CHICAGO (Reuters) - The United States on Saturday equaled the record for deaths from tornadoes in a single year with 519 killed in 2011, and more than a month still to go in the tornado season, The National Weather Service said.
The confirmation on Saturday of seven more deaths from the Joplin, Missouri tornado brought the number of fatalities to the same number as 1953, the deadliest year since record keeping began.
Officials in Joplin said the death count there is almost certain to rise as more missing are confirmed dead, so the annual fatality record is expected to be broken.
Alabama, which was hit by a wave of tornadoes last month, has suffered the most in 2011 with 243 confirmed deaths. There have been 139 deaths in Missouri from the Joplin tornado last Sunday, followed by 33 deaths in Tennessee, 31 in Mississippi and 24 in North Carolina.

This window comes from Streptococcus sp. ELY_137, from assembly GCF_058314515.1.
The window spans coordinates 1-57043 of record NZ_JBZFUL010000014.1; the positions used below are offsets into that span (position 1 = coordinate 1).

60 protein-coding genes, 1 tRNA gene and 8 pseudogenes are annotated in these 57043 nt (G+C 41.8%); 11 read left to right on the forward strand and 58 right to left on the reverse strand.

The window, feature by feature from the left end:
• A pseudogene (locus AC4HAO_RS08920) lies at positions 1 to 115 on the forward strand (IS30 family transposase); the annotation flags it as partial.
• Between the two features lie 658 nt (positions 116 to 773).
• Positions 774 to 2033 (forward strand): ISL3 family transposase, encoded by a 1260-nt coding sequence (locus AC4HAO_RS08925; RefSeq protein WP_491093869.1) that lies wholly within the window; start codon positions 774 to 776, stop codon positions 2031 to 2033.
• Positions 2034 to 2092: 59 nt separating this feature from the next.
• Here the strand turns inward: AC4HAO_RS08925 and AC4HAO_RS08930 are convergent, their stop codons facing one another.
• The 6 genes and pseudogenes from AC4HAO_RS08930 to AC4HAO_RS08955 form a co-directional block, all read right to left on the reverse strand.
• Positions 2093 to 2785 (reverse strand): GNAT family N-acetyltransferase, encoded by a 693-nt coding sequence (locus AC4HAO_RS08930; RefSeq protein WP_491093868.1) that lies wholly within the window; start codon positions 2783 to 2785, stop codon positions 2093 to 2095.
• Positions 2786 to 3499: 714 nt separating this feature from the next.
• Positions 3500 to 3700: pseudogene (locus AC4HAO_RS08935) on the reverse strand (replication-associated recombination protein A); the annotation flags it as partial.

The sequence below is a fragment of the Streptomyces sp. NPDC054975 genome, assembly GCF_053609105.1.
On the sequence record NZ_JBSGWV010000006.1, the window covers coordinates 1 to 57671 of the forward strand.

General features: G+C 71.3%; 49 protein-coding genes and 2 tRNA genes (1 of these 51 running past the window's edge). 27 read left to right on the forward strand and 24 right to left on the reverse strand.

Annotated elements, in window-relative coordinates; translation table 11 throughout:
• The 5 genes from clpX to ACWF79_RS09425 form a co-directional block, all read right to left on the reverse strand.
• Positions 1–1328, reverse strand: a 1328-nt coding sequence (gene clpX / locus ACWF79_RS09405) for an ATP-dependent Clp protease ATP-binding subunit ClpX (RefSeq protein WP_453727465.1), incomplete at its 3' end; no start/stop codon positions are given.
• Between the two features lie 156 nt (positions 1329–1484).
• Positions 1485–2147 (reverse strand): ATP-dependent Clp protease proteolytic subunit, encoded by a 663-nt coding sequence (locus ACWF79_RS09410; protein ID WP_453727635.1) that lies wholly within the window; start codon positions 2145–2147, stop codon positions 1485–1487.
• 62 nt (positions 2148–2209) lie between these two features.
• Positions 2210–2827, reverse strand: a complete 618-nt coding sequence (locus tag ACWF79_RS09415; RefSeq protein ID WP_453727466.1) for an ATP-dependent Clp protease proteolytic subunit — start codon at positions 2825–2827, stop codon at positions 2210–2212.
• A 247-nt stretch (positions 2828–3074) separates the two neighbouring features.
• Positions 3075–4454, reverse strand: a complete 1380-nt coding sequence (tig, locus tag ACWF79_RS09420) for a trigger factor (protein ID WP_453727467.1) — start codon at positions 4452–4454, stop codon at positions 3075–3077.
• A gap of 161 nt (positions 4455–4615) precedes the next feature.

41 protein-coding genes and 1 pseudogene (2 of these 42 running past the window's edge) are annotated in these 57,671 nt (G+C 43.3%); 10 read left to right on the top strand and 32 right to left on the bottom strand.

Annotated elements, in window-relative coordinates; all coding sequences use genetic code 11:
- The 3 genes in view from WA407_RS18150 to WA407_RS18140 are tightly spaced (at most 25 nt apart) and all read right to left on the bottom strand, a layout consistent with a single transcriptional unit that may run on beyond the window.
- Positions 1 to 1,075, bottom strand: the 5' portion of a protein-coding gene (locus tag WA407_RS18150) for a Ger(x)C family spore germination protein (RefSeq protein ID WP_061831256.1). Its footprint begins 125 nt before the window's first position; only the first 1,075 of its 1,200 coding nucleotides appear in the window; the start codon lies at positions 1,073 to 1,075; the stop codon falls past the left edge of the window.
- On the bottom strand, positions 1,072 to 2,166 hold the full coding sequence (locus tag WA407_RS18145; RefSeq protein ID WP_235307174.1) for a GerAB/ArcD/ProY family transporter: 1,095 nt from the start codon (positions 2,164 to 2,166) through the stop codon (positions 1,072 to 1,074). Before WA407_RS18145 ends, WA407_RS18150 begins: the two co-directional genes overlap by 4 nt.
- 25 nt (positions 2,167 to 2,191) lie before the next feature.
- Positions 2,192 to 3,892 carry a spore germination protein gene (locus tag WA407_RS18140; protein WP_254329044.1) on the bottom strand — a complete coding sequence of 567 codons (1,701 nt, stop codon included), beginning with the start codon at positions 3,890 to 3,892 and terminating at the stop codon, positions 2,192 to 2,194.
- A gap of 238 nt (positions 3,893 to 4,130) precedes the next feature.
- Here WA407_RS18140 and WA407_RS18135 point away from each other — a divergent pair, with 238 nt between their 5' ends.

Plains states such as Oklahoma and Kansas in the so-called “Tornado Alley”, and usually hard hit by twisters, suffered only 12 and 3 deaths respectively.
The bulk of the deaths were from the most powerful tornadoes. So far this year there have been four EF-5 tornadoes, the highest power and intensity rating, and they killed 228 people. Eleven EF-4 tornadoes killed 157 people.
The tornado season continues until at least the end of June. The NWS fatalities report is on: here
Writing by Greg McCune; Editing by Tim Gaynor
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